Osteoporosis and Osteopenia

Designing an Effective Non-Drug Treatment Program


As we have discussed in this series, osteoporosis and osteopenia are common with age.  Simply supplying the building components of bone, minerals and vitamins D & K2 are the standard concept of non-drug treatment, yet the research demonstrating benefit once disease is present is rarely helpful.  The maintenance of bone density is highly dependent upon balanced activity between osteoclasts which remove old bone and osteoblasts which build bone.  There is a gradual shift in this balance with more osteoclastic activity inducing bone loss and less osteoblastic activity building bone beginning about 30 years of age and accelerating after the age of 50. (See Osteoporosis – 1st blog post)

This shift in bone cell activity is related to the progressive increase in inflammation that occurs with age termed “Inflammaging”. (Inflammation and bone loss – 2nd blog)  Inflammation increases the activity of osteoclasts promoting bone loss. 

The progressive age related inflammation can be caused by one or both of two processes.  The first is dysfunctioning immune cells called T cells which are involved in generating inflammation to fight infection or to begin repair in injury.  These cells have several mitochondria, the engines that take dietary energy sources such as glucose and convert them into ATP which is cell energy. 

As these mitochondria begin to lose function, they have difficulty completing this conversion and produce high numbers of free radicals which trigger inflammation.  These aging mitochondria should be removed by a process called autophagy where they are encapsulated in a membrane and dissolve.  Autophagy weakens with age.  Recent research has shown that a metabolite, urolithin A, which is produced from foods such as strawberries and walnuts by the gut microbiome stimulates autophagy.  Direct supplementation of urolithin A has been shown to restore mitochondrial function and reduce this inflammation. (Inflammation and bone loss – 2nd blog

The second potential source of excessive inflammation is an imbalance in the gut microbiome called dysbiosis.  The gut microbiome numbers about 100 trillion organisms from about 1000 species.  The young microbiome ferments soluble dietary fiber producing short chained fatty acids which are anti-inflammatory.  Extensive study has shown the microbiome becomes less diverse with age with more bacteria that causes inflammation and fewer that reduce it, dysbiosis. (Inflammation and bone loss – 2nd blog

Dysbiosis is thought to be related to higher numbers of antibiotic exposures with age as therapy or in food passthrough.  Antibiotic exposure in infancy is particularly predisposing as that is a key period of microbiome development.  Dysbiosis can be helped with herbal antimicrobials to remove inflammatory bacteria and probiotics to restore a healthy population improving inflammatory control.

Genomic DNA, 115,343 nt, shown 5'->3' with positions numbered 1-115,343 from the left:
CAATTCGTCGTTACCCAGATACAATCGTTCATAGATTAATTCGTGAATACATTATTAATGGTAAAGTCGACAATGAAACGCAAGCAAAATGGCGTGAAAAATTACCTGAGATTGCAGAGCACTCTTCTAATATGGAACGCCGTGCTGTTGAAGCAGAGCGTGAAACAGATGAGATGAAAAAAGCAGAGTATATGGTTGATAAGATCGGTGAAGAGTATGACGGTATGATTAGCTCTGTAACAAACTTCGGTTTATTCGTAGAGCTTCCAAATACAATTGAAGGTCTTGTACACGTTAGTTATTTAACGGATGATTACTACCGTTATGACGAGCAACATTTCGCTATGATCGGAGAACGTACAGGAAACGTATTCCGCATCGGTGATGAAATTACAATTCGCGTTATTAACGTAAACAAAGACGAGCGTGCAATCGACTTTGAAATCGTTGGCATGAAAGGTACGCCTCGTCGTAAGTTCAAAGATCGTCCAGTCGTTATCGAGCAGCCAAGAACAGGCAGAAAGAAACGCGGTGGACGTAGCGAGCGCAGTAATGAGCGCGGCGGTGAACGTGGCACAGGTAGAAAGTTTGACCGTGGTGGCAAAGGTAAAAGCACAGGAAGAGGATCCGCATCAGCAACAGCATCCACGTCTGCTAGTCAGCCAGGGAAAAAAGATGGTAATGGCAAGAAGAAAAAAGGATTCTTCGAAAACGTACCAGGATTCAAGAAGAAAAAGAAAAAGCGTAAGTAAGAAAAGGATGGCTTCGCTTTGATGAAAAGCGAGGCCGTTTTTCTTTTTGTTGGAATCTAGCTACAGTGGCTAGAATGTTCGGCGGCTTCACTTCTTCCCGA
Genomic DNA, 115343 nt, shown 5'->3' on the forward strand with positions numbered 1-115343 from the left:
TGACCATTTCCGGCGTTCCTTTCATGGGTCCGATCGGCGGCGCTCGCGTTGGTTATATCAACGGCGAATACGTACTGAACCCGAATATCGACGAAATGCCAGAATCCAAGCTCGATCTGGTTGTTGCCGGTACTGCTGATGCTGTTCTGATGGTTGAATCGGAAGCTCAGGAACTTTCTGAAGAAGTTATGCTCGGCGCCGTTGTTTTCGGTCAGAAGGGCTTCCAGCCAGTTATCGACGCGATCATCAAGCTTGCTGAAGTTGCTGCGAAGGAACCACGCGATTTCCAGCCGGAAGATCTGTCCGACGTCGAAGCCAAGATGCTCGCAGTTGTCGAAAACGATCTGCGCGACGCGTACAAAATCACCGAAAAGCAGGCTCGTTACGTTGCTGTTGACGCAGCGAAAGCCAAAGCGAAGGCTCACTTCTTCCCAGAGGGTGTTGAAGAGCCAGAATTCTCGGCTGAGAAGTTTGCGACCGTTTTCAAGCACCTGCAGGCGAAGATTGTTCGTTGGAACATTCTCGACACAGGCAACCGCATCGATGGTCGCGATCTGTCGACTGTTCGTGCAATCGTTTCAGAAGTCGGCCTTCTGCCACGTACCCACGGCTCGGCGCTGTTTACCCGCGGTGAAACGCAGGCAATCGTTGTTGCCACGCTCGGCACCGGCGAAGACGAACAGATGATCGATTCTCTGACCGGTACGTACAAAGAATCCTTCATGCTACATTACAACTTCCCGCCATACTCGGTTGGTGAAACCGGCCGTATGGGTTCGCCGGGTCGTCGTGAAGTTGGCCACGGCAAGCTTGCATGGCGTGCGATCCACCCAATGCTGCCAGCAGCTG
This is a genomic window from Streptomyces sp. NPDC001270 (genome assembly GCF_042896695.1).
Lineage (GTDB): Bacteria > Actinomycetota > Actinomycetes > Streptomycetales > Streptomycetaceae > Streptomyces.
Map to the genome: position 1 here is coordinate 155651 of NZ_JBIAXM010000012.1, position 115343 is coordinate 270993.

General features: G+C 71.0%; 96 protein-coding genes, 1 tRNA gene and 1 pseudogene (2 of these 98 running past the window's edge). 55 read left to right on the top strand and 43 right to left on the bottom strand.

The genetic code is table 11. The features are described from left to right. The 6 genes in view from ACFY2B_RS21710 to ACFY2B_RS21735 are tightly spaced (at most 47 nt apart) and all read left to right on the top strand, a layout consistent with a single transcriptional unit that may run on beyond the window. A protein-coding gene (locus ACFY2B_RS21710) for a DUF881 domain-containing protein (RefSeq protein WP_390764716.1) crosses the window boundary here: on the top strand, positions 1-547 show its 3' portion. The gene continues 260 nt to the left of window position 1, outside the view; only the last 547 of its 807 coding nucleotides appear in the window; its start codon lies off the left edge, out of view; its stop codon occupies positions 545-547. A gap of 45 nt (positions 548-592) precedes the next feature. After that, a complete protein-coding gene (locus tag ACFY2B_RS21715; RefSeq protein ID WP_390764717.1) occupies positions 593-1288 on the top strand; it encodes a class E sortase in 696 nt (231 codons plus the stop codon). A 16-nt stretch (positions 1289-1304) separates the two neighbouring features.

The second area of attention is in restoring osteoblastic activity in bone building.  Osteoblasts don’t live as long as we do and new ones need to be replenished by mesenchymal stem cells (MSCs) which migrate to different tissues from bone marrow in long bones.  To do so they need a homing signal to know which type of cells need to be replenished.  The remaining osteoblasts in bone secrete bone morphogenic proteins (BMPs) which draw stem cells to that tissue.  As osteoblast numbers decline over time loss of this homing signal compounds the problem as fewer stem cells migrate to that tissue.   (Activating osteoblasts for bone building – blog 3)

Two therapies can help restore the stem cell regeneration of osteoblasts, BMPs supplements and laser therapy.  Supplements of BMPs have shown significant improvements in bone density.  These can be augmented by infrared laser to the weaken bone as it stimulates BMP release from the remaining resident osteoblasts.  This is complemented by infrared laser over accessible bone marrow sites such as the shin bone which increases stem cell release for migration.

With adequate osteoblastic activity, adequate matrix which is the fibrous mesh that the mineralized bone is built on is needed.  Matrix is collagen which is the main protein that is part of the structure of every body tissue.  Bone matrix requires a very small collagen peptide as does the skin, joint cartilage and tendons.  These small collagen peptides are available in supplemental form and help with age related degeneration in all of these tissues. (The piece we omitted, matrix – Blog 4)

Osteoporosis is a complex problem with several parts.  It can, however, be helped by careful examination of these parts and appropriate restorative therapies.  The diagram below may help to see the flow of this process.